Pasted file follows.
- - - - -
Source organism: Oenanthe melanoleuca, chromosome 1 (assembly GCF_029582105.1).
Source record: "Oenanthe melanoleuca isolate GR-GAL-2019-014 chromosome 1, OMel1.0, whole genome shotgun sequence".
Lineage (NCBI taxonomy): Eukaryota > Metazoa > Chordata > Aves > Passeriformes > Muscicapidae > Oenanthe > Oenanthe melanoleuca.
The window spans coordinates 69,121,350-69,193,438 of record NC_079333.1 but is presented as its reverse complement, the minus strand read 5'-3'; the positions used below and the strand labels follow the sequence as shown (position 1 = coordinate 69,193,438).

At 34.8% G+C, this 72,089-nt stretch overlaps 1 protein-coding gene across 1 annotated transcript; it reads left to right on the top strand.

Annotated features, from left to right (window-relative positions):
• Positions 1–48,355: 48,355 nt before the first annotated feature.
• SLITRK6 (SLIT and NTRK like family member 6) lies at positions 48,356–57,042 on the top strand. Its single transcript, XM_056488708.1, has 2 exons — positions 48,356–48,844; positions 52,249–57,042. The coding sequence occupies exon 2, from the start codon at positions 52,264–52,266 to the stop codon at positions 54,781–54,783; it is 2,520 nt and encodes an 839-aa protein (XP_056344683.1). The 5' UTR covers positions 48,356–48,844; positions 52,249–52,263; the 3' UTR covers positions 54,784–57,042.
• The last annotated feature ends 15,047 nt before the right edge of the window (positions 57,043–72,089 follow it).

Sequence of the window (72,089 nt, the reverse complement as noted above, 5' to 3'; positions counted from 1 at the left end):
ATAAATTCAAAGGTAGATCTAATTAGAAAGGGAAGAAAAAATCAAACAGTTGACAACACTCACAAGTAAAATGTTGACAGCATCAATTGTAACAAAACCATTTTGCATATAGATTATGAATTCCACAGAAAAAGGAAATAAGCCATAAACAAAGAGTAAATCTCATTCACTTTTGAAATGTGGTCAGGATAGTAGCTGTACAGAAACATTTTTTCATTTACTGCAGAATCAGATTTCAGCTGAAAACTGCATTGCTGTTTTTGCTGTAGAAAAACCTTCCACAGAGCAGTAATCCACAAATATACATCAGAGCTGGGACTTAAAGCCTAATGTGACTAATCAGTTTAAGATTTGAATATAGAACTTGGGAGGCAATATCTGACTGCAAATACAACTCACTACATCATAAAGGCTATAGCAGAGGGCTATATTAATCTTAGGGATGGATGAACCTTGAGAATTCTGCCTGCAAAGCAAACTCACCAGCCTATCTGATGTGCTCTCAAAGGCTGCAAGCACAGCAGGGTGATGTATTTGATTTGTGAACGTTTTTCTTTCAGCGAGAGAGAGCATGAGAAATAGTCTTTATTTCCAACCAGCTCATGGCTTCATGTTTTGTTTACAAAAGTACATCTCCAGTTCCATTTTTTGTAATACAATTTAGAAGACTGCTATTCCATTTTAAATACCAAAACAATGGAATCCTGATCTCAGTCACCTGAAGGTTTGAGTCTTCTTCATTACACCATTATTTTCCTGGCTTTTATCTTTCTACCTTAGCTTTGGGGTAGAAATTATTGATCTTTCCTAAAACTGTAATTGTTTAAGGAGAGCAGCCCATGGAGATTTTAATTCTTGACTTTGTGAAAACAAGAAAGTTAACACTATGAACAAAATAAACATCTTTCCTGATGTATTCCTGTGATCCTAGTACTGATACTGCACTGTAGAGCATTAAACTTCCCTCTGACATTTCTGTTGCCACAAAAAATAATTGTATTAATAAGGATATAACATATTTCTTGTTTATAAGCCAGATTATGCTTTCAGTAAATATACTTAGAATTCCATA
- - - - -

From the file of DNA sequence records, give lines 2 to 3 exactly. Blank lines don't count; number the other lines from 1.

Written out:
Source record: "Oenanthe melanoleuca isolate GR-GAL-2019-014 chromosome 1, OMel1.0, whole genome shotgun sequence".
Lineage (NCBI taxonomy): Eukaryota > Metazoa > Chordata > Aves > Passeriformes > Muscicapidae > Oenanthe > Oenanthe melanoleuca.